Adam Clark, a self-taught programmer who founded the now liquidating “decentralized” cryptocurrency exchange Cryptopia, already has a new exchange in the works, Decrypt Media has found.
Clark’s LinkedIn profile lists him as “Platform Architect / Lead Developer at Assetylene.co,” a company in September of last year and incorporated in Malta, a jurisdiction favoured by many crypto firms.
In February of this year, Cryptopia suffered a spectacular security breach by unknown hackers.
Blockchain forensics firm Elementus extensively documented the hack and claimed Cryptopia personnel watched helplessly for days as hackers drained an estimated $16 million USD in cryptocurrencies out of the exchange and user wallets:
“Cryptopia no longer has control of their Ethereum wallets, and the hacker still does. The hacker has the private keys and can withdraw funds from any Cryptopia wallet at will.”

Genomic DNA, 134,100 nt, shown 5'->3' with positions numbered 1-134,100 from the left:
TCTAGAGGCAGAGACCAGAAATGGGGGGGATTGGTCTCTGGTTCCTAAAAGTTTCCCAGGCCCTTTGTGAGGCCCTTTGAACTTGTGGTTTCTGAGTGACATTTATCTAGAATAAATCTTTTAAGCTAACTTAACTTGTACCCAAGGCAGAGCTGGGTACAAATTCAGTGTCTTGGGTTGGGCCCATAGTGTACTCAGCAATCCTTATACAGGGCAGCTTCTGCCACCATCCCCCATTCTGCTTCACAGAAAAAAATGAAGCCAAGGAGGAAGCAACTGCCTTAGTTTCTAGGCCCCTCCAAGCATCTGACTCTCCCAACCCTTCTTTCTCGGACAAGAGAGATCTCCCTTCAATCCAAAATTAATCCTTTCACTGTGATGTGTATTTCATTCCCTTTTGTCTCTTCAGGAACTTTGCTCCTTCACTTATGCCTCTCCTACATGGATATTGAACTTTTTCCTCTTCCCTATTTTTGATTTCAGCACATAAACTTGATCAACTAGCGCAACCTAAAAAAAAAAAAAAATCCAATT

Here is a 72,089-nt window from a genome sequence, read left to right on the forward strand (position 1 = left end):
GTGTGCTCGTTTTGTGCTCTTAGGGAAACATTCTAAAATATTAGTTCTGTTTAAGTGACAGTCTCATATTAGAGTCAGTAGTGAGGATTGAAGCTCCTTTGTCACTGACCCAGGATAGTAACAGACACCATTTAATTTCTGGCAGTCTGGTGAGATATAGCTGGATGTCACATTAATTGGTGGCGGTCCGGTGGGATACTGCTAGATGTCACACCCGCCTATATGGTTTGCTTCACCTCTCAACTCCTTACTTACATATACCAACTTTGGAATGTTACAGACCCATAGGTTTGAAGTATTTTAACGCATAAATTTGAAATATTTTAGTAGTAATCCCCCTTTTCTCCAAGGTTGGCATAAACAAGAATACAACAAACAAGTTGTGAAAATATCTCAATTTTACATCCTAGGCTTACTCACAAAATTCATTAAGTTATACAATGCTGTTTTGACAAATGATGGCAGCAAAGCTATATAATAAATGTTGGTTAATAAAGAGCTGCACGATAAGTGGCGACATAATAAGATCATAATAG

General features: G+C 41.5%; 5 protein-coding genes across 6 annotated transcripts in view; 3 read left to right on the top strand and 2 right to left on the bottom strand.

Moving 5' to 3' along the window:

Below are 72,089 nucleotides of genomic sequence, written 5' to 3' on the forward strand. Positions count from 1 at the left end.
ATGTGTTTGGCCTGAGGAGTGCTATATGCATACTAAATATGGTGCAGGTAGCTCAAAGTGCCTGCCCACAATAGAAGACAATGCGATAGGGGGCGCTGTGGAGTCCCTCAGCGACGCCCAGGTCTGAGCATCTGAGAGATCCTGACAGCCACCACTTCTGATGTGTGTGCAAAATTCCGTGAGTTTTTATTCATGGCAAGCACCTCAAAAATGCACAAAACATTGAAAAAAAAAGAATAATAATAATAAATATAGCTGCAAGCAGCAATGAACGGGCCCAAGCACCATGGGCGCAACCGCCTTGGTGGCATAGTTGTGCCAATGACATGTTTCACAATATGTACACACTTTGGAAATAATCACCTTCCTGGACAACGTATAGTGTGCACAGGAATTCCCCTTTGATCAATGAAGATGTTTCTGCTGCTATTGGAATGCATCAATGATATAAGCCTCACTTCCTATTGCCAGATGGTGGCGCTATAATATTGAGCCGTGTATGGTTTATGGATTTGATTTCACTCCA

Elementus also claimed the same hackers struck again two weeks later when they continued to withdraw funds.
Cryptopia announced that it has gone into liquidation this week after finding, “…it could not meet its debts as they fell due.”
The process will take, “…months rather than weeks,” said the company, and the exchange cannot promise, “what will be returned…”
The Assetylene website, which bills the exchange as “New Zealand’s (sic) most advanced crypto trading platform,” appears to still be under construction and is not yet hosting live trades.
On May 20th, blockchain analytics company CoinFirm tweeted that hackers had just moved 30800 of Cryptopia’s ethers (worth ~$7.67M USD) through an unnamed exchange to a “hot wallet” controlled by the hackers:
The hacker sent 30790 #ETH (~$7.67M) to a new address (Yellow) and then sent 10 ETH (~$2500) to an exchange address (green) that then landed on their Hot Wallet. https://t.co/xJ5bGphf44 pic.twitter.com/GqOUMgi7Kh
— Coinfirm (@Coinfirm_io) May 20, 2019
According to Confirm, hackers moved at least 10 ethers stolen from Cryptopia into a hot wallet hosted by the crypto exchange Huobi.
Last year, Huobi registered with the American Financial Crimes Enforcement Network (FinCEN) just before opening an office in San Francisco, “(designed) to serve as the hub for its planned push into the American market.”